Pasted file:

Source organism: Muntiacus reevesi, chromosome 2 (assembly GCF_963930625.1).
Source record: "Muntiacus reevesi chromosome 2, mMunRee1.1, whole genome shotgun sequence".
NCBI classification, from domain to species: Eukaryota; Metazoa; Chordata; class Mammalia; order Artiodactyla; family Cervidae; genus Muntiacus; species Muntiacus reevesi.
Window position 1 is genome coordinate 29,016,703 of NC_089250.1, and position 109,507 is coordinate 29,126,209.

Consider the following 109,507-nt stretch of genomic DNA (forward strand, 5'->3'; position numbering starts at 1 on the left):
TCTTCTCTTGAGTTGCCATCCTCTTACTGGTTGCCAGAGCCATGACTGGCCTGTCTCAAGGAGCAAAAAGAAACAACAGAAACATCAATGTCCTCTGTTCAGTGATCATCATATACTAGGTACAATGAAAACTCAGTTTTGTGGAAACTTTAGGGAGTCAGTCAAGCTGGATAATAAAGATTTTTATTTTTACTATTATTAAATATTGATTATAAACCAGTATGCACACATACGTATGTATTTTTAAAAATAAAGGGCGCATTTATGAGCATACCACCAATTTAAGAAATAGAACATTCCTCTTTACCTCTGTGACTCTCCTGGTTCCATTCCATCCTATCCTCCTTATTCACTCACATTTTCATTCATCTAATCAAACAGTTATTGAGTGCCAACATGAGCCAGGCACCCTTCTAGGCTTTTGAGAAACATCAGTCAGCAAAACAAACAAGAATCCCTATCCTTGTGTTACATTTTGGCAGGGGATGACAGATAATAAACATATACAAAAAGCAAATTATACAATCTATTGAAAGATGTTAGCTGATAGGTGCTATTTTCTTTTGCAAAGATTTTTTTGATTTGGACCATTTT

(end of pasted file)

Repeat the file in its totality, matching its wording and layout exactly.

Source organism: Muntiacus reevesi, chromosome 2 (assembly GCF_963930625.1).
Source record: "Muntiacus reevesi chromosome 2, mMunRee1.1, whole genome shotgun sequence".
NCBI classification, from domain to species: Eukaryota; Metazoa; Chordata; class Mammalia; order Artiodactyla; family Cervidae; genus Muntiacus; species Muntiacus reevesi.
Window position 1 is genome coordinate 29,016,703 of NC_089250.1, and position 109,507 is coordinate 29,126,209.

Consider the following 109,507-nt stretch of genomic DNA (forward strand, 5'->3'; position numbering starts at 1 on the left):
TCTTCTCTTGAGTTGCCATCCTCTTACTGGTTGCCAGAGCCATGACTGGCCTGTCTCAAGGAGCAAAAAGAAACAACAGAAACATCAATGTCCTCTGTTCAGTGATCATCATATACTAGGTACAATGAAAACTCAGTTTTGTGGAAACTTTAGGGAGTCAGTCAAGCTGGATAATAAAGATTTTTATTTTTACTATTATTAAATATTGATTATAAACCAGTATGCACACATACGTATGTATTTTTAAAAATAAAGGGCGCATTTATGAGCATACCACCAATTTAAGAAATAGAACATTCCTCTTTACCTCTGTGACTCTCCTGGTTCCATTCCATCCTATCCTCCTTATTCACTCACATTTTCATTCATCTAATCAAACAGTTATTGAGTGCCAACATGAGCCAGGCACCCTTCTAGGCTTTTGAGAAACATCAGTCAGCAAAACAAACAAGAATCCCTATCCTTGTGTTACATTTTGGCAGGGGATGACAGATAATAAACATATACAAAAAGCAAATTATACAATCTATTGAAAGATGTTAGCTGATAGGTGCTATTTTCTTTTGCAAAGATTTTTTTGATTTGGACCATTTT